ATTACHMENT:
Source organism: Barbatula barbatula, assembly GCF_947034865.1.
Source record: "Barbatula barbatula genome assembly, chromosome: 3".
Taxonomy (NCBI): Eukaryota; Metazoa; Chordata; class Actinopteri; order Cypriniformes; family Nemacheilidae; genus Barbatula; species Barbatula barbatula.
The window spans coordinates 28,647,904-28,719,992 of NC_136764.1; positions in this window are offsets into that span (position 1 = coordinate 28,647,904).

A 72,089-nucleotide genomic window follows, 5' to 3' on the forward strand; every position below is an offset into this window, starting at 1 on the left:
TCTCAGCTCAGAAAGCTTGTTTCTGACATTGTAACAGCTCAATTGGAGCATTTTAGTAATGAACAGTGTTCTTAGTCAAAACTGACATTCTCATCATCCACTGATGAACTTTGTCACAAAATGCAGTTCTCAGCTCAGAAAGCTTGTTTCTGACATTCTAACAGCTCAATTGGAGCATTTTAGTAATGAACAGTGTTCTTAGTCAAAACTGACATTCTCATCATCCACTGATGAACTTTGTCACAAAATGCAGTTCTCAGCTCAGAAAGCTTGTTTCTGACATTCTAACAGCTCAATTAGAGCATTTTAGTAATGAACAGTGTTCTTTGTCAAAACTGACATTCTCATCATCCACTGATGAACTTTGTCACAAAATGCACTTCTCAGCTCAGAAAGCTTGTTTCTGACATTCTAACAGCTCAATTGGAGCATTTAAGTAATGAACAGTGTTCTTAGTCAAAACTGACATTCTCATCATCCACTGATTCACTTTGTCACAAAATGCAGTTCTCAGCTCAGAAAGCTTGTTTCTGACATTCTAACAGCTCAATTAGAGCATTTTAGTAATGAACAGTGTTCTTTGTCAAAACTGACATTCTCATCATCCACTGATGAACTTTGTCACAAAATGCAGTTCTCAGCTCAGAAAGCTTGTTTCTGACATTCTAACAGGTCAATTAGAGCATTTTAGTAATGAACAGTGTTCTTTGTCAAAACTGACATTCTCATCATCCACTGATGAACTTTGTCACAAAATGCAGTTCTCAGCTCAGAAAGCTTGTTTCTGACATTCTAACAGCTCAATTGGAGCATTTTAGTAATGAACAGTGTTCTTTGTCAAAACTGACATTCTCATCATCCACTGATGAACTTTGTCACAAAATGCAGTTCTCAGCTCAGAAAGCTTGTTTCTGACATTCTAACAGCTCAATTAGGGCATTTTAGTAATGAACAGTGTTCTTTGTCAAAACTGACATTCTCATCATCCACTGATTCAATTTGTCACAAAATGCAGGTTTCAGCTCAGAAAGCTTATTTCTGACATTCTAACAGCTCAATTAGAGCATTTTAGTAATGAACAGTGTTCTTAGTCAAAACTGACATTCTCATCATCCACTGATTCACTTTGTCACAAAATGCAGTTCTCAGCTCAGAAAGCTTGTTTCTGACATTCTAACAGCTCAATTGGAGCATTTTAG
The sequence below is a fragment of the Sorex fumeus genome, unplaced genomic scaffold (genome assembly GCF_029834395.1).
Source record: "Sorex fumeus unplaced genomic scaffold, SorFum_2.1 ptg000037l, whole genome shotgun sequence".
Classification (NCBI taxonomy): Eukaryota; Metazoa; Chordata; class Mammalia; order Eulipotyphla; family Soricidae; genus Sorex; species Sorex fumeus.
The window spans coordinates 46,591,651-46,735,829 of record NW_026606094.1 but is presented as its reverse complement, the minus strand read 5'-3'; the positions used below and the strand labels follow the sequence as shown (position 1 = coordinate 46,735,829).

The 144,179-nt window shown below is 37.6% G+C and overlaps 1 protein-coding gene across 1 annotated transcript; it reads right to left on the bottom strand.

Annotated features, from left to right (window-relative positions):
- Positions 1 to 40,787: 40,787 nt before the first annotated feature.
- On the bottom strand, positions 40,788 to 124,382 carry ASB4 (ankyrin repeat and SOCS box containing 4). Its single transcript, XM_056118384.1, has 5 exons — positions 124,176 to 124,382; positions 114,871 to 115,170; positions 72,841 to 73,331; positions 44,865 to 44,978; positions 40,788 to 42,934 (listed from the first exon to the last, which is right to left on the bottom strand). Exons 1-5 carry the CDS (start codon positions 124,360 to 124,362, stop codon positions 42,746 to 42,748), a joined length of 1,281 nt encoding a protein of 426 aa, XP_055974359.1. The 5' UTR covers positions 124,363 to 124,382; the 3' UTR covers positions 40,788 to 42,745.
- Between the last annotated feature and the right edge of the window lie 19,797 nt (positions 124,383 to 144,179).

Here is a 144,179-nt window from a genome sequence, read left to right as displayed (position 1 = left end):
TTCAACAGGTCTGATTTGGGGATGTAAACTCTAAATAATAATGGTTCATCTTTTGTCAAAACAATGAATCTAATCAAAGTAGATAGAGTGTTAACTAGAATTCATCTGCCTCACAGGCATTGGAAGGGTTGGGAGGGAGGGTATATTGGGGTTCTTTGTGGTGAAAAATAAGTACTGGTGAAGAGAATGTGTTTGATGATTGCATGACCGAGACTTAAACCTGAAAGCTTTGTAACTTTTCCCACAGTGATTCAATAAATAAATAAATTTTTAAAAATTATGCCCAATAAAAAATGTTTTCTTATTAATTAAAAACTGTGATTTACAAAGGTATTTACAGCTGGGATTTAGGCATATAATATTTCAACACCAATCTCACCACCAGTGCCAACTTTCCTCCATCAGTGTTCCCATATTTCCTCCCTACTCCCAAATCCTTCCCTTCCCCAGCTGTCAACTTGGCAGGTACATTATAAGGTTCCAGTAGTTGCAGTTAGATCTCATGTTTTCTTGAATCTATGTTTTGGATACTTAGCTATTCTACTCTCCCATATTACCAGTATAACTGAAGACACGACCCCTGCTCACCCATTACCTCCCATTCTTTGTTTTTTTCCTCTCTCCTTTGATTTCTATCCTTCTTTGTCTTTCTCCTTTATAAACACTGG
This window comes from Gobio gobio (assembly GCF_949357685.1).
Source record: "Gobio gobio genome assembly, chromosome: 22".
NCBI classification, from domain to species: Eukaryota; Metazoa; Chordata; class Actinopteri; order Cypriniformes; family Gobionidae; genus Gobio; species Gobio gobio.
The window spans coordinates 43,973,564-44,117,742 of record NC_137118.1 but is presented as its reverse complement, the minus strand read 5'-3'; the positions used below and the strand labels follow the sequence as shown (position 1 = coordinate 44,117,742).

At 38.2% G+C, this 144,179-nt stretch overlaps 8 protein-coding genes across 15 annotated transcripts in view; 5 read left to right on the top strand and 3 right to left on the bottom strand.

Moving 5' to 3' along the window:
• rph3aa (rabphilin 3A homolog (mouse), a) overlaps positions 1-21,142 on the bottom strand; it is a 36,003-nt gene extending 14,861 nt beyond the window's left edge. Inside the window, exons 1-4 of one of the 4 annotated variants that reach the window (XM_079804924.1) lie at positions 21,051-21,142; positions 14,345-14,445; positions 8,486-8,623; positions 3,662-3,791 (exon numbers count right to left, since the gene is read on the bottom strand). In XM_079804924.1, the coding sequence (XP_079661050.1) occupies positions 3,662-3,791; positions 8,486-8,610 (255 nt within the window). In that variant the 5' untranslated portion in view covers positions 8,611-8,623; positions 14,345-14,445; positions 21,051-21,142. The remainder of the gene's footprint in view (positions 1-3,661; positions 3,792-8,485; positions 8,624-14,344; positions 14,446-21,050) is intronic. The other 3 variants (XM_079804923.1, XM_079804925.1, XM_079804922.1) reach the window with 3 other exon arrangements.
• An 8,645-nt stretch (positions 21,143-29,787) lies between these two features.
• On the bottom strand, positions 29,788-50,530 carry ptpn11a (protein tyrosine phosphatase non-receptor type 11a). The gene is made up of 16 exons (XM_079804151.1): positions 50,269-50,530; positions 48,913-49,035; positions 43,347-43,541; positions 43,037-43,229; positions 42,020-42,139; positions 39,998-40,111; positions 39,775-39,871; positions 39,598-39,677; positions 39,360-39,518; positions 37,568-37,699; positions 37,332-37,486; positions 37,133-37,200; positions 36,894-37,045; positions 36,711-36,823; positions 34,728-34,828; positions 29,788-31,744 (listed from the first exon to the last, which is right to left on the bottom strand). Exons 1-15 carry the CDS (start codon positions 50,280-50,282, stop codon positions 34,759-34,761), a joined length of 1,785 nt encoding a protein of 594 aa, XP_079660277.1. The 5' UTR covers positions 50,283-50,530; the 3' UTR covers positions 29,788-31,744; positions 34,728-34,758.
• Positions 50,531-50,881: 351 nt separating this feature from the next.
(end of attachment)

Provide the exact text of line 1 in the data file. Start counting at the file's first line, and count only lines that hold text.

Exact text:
Source organism: Barbatula barbatula, assembly GCF_947034865.1.